Italianità in the Internet: from cardboard suitcases to the web
Sandro Cattacin, UniGE
Bruno Moretti, UniBE
Irene Pellegrini, Toni Ricciardi
Interview on the project (and on publications in Italian in Switzerland), RSI, “Il Quotidiano”, 11.05.2018
This project aims to present a socio-historical reconstruction of the processes, characteristics and modalities that the Italian language (in its varieties) has undergone in the context of its linguistic contact and integration with German and French-speaking Switzerland. In its dual role as an official language of Switzerland and as a historical immigrant language, the Italian language in Switzerland has a unique standing in comparison to other geographic situations; moreover, in today’s context of extreme individual and symbolic mobility, it represents a significant field of research for changes of territorial multilingualism in Switzerland.
The project particularly aims to observe, reconstruct and reformulate the various practices and modalities used by Italian-speaking persons when they enter into contact with northern Switzerland and when they adapt to the local linguistic territory, whereby they build a meaningful and permanent network of relationships. The socio-historical study adopts a diachronic perspective and aims to reconstruct the various language practices and the related implications. The project examines the time period after the Second World War up to the present day; the early phase was marked by a considerable influx of Italian immigrants to Switzerland, while the latter stage is characterized by digital communities, civil societies and active immigration in the Internet.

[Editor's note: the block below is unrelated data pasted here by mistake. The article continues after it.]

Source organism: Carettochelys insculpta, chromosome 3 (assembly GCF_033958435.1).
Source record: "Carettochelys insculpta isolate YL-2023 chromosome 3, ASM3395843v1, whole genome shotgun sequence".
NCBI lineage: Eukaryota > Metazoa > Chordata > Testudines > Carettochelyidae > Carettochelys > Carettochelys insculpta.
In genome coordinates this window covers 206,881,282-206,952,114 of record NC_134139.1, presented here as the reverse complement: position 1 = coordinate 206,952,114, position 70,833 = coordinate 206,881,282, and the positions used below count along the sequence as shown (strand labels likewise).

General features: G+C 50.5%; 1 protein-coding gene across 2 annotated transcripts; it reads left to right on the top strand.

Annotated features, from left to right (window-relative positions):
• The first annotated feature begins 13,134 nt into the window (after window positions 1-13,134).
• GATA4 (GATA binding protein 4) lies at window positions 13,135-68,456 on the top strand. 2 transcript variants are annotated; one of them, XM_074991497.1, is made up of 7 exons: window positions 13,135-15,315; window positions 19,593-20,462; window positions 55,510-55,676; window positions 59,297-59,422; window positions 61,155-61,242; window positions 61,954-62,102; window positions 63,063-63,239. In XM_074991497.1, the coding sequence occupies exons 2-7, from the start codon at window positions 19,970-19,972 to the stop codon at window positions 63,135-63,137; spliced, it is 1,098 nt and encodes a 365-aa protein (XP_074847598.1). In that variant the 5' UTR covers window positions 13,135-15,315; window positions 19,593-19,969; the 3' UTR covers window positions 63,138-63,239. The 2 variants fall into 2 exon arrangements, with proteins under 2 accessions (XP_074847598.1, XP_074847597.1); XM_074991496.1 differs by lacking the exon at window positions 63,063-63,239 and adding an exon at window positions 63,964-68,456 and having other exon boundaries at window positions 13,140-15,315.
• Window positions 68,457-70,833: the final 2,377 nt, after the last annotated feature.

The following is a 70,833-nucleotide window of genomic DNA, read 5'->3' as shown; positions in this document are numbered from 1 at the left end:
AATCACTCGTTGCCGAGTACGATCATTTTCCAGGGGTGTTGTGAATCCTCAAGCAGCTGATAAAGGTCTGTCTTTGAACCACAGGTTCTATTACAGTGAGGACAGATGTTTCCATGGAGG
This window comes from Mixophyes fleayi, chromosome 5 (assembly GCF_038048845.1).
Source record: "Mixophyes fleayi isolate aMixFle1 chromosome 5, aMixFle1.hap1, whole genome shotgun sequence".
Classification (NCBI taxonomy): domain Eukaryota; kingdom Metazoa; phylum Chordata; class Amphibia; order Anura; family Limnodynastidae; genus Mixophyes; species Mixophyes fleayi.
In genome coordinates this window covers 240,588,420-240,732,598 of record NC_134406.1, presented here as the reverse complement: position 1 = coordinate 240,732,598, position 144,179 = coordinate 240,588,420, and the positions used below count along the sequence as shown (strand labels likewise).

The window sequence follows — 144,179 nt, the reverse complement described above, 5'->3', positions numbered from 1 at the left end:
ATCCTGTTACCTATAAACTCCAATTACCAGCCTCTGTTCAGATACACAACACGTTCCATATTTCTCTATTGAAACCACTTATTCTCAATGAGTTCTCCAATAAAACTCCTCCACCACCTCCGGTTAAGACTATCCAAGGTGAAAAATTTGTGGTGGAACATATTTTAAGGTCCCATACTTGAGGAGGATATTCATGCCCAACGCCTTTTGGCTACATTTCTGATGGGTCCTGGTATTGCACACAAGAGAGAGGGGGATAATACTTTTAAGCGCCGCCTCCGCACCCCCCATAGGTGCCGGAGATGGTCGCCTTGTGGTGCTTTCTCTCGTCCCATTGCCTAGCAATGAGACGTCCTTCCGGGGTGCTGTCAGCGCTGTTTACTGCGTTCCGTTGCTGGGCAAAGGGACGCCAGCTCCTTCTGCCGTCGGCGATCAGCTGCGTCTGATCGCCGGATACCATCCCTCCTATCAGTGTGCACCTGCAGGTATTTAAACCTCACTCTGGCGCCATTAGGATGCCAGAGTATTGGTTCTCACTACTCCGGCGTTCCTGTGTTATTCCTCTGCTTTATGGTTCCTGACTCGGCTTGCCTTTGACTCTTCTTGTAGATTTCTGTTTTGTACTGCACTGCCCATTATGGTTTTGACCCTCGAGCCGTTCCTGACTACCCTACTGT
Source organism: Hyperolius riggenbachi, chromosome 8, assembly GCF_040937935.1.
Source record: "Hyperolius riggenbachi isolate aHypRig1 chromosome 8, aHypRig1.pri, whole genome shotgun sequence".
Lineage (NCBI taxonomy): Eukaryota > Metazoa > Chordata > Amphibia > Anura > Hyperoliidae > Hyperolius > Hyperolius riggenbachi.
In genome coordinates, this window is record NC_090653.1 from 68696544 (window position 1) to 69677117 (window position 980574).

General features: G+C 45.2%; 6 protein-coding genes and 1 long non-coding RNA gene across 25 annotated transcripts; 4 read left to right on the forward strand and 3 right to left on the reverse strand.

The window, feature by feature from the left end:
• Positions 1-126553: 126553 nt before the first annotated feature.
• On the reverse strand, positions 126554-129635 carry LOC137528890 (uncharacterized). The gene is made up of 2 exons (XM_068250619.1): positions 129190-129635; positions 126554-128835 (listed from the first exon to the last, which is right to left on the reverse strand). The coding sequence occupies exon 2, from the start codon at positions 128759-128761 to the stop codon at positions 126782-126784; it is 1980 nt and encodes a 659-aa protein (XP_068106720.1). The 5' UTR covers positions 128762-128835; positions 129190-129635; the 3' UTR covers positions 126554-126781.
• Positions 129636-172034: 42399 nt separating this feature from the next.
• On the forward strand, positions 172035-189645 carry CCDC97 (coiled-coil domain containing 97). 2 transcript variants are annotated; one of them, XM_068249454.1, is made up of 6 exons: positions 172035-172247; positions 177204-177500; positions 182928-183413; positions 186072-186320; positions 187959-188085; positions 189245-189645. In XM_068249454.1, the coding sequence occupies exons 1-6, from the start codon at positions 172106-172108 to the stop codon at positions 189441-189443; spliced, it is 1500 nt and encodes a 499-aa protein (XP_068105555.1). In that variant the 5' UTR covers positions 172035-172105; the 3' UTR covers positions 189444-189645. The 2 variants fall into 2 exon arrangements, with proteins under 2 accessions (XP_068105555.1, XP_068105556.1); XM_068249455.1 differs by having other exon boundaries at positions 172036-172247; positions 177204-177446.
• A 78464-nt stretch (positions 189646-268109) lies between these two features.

Based on a historiographical study, a survey on social issues (diachronic and synchronic) and an online questionnaire (digital ethnography), the project illustrates the transformation and the development of the modalities with which Swiss and foreign speakers of Italian communicate, enter into contact with their environment, settle into a new community and create a network in other language contexts.